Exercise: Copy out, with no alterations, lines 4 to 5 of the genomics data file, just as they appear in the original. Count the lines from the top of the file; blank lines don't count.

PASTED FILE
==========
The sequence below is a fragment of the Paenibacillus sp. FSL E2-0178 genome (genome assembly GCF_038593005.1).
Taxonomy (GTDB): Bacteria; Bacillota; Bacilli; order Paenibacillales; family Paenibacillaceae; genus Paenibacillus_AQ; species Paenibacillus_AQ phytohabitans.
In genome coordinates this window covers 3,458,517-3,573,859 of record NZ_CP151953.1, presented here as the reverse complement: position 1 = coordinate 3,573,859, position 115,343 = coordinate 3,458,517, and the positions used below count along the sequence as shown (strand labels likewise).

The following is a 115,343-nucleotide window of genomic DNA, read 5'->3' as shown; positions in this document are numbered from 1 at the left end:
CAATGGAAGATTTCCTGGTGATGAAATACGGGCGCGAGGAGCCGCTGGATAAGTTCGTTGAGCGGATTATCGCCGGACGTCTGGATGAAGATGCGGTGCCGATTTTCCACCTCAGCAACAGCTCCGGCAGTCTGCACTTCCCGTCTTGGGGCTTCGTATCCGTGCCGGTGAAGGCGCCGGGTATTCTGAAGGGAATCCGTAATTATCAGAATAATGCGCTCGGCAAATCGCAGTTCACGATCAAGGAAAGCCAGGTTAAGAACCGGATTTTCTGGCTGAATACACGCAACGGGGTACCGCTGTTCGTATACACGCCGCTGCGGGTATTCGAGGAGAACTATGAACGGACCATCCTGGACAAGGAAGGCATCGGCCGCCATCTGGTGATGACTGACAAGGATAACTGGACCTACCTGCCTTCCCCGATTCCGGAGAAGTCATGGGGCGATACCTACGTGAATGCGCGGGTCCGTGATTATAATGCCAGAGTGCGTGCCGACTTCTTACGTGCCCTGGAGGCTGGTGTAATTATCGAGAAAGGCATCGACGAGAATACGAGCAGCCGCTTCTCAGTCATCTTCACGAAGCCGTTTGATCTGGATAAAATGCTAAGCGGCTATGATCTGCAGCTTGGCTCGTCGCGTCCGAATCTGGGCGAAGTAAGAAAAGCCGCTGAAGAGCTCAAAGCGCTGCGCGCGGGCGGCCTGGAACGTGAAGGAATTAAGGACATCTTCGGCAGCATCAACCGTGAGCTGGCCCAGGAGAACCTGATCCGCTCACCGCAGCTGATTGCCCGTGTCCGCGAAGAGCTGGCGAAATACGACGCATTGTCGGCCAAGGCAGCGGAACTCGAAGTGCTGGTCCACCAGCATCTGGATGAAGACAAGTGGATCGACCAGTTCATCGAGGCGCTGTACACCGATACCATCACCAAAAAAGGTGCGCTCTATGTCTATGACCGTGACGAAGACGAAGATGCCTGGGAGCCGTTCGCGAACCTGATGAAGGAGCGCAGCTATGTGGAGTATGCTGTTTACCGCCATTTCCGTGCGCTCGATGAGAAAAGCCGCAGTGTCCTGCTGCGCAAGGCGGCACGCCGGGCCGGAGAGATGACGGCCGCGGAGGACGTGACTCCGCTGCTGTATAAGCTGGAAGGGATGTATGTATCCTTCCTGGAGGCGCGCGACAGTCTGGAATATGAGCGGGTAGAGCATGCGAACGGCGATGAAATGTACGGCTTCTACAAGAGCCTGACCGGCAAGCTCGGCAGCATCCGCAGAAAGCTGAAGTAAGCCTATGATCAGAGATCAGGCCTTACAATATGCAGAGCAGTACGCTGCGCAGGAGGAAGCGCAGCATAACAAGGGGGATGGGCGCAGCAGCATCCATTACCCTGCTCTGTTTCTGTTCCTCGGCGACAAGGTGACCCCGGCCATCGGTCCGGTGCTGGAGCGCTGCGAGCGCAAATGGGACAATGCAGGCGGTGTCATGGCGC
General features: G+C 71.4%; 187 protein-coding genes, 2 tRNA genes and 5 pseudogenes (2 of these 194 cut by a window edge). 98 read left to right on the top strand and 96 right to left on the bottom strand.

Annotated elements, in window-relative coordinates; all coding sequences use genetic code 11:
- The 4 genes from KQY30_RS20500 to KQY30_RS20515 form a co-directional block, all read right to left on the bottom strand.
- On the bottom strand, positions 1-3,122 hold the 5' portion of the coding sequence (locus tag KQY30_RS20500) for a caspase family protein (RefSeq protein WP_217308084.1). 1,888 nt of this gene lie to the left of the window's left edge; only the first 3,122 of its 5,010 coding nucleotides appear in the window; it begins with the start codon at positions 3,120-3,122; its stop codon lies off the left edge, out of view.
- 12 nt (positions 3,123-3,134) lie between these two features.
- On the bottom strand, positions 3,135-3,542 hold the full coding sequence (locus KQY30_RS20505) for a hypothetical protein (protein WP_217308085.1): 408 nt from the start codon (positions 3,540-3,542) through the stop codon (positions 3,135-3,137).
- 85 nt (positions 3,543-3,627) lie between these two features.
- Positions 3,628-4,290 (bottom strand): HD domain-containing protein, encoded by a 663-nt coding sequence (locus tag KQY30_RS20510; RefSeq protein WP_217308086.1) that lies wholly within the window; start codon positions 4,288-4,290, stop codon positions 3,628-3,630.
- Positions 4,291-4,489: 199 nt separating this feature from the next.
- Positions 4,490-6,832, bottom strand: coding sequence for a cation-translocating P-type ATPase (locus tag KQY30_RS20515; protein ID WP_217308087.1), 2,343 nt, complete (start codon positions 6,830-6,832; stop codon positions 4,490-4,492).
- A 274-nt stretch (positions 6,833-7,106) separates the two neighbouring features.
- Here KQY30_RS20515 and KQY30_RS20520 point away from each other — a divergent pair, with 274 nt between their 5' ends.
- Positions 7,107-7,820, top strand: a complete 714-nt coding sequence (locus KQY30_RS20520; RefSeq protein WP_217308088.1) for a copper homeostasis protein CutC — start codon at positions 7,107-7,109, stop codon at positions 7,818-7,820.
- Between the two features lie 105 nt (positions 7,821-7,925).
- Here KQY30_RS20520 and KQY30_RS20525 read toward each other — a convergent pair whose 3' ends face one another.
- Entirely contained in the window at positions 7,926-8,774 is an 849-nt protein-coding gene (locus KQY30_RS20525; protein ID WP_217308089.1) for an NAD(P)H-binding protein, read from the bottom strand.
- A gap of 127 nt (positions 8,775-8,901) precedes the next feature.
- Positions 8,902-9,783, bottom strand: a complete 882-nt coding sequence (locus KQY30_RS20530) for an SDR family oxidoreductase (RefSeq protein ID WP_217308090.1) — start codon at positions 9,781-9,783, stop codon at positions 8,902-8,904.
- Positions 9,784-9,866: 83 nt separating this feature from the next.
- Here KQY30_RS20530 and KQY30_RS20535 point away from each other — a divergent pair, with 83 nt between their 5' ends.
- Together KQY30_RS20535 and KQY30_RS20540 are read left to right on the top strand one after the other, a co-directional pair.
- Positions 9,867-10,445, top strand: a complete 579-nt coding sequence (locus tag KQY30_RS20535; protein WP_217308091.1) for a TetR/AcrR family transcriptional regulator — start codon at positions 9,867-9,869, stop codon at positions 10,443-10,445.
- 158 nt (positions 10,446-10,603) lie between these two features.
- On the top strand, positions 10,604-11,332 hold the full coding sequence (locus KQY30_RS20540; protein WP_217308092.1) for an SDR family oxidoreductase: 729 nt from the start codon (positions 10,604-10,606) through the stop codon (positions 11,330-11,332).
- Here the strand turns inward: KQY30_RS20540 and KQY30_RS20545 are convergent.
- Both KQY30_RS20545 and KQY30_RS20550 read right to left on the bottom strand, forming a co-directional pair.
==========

The following is a 115,343-nucleotide window of genomic DNA, read 5'->3' as shown; positions in this document are numbered from 1 at the left end:
CAATGGAAGATTTCCTGGTGATGAAATACGGGCGCGAGGAGCCGCTGGATAAGTTCGTTGAGCGGATTATCGCCGGACGTCTGGATGAAGATGCGGTGCCGATTTTCCACCTCAGCAACAGCTCCGGCAGTCTGCACTTCCCGTCTTGGGGCTTCGTATCCGTGCCGGTGAAGGCGCCGGGTATTCTGAAGGGAATCCGTAATTATCAGAATAATGCGCTCGGCAAATCGCAGTTCACGATCAAGGAAAGCCAGGTTAAGAACCGGATTTTCTGGCTGAATACACGCAACGGGGTACCGCTGTTCGTATACACGCCGCTGCGGGTATTCGAGGAGAACTATGAACGGACCATCCTGGACAAGGAAGGCATCGGCCGCCATCTGGTGATGACTGACAAGGATAACTGGACCTACCTGCCTTCCCCGATTCCGGAGAAGTCATGGGGCGATACCTACGTGAATGCGCGGGTCCGTGATTATAATGCCAGAGTGCGTGCCGACTTCTTACGTGCCCTGGAGGCTGGTGTAATTATCGAGAAAGGCATCGACGAGAATACGAGCAGCCGCTTCTCAGTCATCTTCACGAAGCCGTTTGATCTGGATAAAATGCTAAGCGGCTATGATCTGCAGCTTGGCTCGTCGCGTCCGAATCTGGGCGAAGTAAGAAAAGCCGCTGAAGAGCTCAAAGCGCTGCGCGCGGGCGGCCTGGAACGTGAAGGAATTAAGGACATCTTCGGCAGCATCAACCGTGAGCTGGCCCAGGAGAACCTGATCCGCTCACCGCAGCTGATTGCCCGTGTCCGCGAAGAGCTGGCGAAATACGACGCATTGTCGGCCAAGGCAGCGGAACTCGAAGTGCTGGTCCACCAGCATCTGGATGAAGACAAGTGGATCGACCAGTTCATCGAGGCGCTGTACACCGATACCATCACCAAAAAAGGTGCGCTCTATGTCTATGACCGTGACGAAGACGAAGATGCCTGGGAGCCGTTCGCGAACCTGATGAAGGAGCGCAGCTATGTGGAGTATGCTGTTTACCGCCATTTCCGTGCGCTCGATGAGAAAAGCCGCAGTGTCCTGCTGCGCAAGGCGGCACGCCGGGCCGGAGAGATGACGGCCGCGGAGGACGTGACTCCGCTGCTGTATAAGCTGGAAGGGATGTATGTATCCTTCCTGGAGGCGCGCGACAGTCTGGAATATGAGCGGGTAGAGCATGCGAACGGCGATGAAATGTACGGCTTCTACAAGAGCCTGACCGGCAAGCTCGGCAGCATCCGCAGAAAGCTGAAGTAAGCCTATGATCAGAGATCAGGCCTTACAATATGCAGAGCAGTACGCTGCGCAGGAGGAAGCGCAGCATAACAAGGGGGATGGGCGCAGCAGCATCCATTACCCTGCTCTGTTTCTGTTCCTCGGCGACAAGGTGACCCCGGCCATCGGTCCGGTGCTGGAGCGCTGCGAGCGCAAATGGGACAATGCAGGCGGTGTCATGGCGC